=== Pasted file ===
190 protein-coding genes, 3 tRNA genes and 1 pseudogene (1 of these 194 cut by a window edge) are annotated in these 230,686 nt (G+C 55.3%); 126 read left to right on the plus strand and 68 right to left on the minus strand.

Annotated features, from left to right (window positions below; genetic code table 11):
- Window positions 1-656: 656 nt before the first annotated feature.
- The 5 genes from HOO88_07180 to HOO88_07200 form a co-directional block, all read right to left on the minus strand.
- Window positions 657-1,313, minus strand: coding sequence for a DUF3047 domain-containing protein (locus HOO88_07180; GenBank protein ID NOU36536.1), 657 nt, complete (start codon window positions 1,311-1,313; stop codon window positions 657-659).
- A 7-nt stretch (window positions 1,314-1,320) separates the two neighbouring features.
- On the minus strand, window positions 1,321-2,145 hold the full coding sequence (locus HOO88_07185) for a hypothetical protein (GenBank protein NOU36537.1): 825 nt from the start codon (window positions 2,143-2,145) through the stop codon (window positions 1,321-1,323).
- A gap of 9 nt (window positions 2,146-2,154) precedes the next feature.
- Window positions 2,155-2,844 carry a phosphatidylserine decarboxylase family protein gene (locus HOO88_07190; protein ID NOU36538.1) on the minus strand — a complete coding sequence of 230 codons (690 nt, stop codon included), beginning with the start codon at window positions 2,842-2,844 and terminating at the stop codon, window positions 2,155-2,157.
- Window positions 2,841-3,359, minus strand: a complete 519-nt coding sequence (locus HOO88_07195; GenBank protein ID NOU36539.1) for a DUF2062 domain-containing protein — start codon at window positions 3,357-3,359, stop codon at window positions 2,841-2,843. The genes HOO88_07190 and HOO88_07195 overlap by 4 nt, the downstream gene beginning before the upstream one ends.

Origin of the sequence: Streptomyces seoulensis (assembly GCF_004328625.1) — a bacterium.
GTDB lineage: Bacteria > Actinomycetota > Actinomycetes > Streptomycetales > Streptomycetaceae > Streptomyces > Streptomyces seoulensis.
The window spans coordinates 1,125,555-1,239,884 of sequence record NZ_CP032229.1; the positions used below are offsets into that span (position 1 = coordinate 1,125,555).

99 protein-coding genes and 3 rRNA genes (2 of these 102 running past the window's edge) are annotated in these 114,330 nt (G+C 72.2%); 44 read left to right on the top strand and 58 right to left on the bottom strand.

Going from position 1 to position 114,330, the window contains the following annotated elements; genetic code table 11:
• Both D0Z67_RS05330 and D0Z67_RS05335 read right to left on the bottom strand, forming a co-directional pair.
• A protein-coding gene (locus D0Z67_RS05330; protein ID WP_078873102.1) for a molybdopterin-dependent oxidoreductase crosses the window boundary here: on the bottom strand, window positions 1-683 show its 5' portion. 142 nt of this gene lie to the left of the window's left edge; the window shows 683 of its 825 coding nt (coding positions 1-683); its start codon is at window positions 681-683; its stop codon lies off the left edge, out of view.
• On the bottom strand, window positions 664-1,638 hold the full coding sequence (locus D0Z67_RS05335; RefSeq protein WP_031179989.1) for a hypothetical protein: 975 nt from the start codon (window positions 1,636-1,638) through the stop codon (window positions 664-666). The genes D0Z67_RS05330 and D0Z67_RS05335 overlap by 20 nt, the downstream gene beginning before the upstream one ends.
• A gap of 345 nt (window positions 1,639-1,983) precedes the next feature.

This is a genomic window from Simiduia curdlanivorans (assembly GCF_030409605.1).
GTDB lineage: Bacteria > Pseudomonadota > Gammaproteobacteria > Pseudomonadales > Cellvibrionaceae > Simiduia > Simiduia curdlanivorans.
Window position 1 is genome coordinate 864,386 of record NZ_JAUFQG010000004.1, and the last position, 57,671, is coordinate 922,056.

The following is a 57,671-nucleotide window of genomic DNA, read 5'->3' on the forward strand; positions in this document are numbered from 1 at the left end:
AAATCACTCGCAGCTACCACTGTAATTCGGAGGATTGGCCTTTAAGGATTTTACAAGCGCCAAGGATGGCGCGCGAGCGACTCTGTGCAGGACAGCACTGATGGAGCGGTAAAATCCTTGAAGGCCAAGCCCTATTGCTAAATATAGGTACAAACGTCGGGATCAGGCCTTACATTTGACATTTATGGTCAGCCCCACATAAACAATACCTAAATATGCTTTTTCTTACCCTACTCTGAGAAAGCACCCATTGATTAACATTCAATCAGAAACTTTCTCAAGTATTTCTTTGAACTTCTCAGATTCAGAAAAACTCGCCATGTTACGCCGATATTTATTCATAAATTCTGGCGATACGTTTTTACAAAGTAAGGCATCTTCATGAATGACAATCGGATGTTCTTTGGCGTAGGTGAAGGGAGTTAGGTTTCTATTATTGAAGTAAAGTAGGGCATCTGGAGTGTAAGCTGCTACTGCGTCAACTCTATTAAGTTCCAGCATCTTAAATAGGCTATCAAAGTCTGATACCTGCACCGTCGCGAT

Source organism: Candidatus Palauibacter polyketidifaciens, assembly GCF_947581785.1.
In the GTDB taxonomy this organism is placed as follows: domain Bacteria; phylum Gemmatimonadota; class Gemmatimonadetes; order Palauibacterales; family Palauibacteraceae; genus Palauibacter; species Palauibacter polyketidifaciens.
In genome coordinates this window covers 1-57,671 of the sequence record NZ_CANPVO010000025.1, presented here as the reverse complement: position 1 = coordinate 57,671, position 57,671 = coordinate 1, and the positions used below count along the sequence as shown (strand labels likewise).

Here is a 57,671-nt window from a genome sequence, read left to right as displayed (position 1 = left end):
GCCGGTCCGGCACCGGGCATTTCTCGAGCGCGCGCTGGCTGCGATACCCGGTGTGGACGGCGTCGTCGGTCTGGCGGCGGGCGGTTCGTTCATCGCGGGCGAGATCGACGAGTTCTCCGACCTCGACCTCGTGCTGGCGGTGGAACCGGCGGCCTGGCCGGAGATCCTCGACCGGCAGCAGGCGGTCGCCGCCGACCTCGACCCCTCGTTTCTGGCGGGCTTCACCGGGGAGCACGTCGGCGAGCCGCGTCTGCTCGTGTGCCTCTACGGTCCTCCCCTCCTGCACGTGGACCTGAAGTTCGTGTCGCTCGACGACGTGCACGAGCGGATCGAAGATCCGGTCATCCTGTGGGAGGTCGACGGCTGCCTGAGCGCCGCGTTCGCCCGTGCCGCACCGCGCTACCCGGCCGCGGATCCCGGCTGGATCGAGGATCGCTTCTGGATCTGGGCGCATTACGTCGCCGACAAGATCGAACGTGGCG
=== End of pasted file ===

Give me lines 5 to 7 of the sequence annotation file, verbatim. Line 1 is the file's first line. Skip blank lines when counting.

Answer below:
- Window positions 657-1,313, minus strand: coding sequence for a DUF3047 domain-containing protein (locus HOO88_07180; GenBank protein ID NOU36536.1), 657 nt, complete (start codon window positions 1,311-1,313; stop codon window positions 657-659).
- A 7-nt stretch (window positions 1,314-1,320) separates the two neighbouring features.
- On the minus strand, window positions 1,321-2,145 hold the full coding sequence (locus HOO88_07185) for a hypothetical protein (GenBank protein NOU36537.1): 825 nt from the start codon (window positions 2,143-2,145) through the stop codon (window positions 1,321-1,323).